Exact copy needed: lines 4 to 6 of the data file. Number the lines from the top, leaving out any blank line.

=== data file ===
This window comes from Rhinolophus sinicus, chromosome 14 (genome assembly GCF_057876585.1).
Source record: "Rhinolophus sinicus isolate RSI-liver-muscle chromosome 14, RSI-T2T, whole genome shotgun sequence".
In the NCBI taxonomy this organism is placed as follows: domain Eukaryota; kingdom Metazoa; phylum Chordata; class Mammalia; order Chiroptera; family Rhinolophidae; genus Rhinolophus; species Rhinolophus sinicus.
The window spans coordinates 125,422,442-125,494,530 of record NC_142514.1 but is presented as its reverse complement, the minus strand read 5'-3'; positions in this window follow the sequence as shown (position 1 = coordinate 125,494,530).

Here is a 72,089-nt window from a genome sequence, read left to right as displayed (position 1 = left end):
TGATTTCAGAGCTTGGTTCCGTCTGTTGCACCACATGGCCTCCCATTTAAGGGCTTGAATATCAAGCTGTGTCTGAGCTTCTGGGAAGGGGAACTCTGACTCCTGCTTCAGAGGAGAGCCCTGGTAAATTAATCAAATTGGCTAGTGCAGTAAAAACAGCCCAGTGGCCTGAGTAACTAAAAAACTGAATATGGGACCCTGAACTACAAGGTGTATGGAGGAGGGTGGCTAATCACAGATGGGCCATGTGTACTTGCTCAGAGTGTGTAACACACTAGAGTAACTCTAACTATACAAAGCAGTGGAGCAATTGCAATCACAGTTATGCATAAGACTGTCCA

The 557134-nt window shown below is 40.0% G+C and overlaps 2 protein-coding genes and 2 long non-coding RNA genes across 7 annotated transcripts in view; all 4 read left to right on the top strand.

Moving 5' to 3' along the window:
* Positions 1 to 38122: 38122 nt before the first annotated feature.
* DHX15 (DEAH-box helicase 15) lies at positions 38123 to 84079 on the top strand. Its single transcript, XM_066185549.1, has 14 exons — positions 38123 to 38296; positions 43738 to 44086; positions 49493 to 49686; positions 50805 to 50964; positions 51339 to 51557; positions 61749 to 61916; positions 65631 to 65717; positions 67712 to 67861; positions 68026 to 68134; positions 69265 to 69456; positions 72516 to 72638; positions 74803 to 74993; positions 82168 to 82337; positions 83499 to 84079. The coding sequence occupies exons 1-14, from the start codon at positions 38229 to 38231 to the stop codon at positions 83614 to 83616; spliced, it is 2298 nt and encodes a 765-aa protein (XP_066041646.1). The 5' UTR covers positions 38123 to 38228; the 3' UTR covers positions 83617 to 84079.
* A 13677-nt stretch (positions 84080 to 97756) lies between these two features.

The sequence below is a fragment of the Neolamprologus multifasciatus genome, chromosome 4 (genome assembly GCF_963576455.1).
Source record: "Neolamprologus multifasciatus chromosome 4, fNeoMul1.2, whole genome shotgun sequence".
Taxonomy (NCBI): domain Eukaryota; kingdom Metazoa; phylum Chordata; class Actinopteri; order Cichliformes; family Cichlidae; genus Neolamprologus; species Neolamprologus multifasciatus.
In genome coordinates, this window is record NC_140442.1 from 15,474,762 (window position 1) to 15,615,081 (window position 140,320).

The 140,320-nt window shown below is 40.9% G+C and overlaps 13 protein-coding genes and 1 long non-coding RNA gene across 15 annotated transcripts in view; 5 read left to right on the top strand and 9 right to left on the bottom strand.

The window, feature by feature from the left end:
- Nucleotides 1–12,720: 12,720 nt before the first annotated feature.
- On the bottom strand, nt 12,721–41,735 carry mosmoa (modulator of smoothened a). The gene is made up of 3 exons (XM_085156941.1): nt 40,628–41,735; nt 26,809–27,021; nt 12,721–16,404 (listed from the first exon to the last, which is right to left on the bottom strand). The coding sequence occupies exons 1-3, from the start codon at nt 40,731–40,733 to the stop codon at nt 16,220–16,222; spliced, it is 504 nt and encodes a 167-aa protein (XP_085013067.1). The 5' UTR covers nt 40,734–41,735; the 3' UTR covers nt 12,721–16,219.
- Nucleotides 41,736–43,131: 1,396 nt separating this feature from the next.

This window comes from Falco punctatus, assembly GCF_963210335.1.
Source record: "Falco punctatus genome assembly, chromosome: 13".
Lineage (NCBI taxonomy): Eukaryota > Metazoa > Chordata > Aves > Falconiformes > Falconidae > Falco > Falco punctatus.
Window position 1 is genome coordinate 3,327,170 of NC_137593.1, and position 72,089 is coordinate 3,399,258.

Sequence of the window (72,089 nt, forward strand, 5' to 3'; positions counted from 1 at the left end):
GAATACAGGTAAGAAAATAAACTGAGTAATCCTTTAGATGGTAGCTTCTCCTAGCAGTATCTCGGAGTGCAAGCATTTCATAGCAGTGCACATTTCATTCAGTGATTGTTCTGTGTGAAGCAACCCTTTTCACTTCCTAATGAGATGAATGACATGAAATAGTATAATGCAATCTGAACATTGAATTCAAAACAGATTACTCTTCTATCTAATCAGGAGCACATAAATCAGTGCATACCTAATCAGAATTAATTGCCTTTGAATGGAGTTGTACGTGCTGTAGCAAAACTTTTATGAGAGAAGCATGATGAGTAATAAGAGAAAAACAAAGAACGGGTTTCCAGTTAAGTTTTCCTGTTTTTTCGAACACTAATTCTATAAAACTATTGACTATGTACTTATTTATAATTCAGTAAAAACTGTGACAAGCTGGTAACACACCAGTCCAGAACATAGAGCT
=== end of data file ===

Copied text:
The window spans coordinates 125,422,442-125,494,530 of record NC_142514.1 but is presented as its reverse complement, the minus strand read 5'-3'; positions in this window follow the sequence as shown (position 1 = coordinate 125,494,530).

Here is a 72,089-nt window from a genome sequence, read left to right as displayed (position 1 = left end):
TGATTTCAGAGCTTGGTTCCGTCTGTTGCACCACATGGCCTCCCATTTAAGGGCTTGAATATCAAGCTGTGTCTGAGCTTCTGGGAAGGGGAACTCTGACTCCTGCTTCAGAGGAGAGCCCTGGTAAATTAATCAAATTGGCTAGTGCAGTAAAAACAGCCCAGTGGCCTGAGTAACTAAAAAACTGAATATGGGACCCTGAACTACAAGGTGTATGGAGGAGGGTGGCTAATCACAGATGGGCCATGTGTACTTGCTCAGAGTGTGTAACACACTAGAGTAACTCTAACTATACAAAGCAGTGGAGCAATTGCAATCACAGTTATGCATAAGACTGTCCA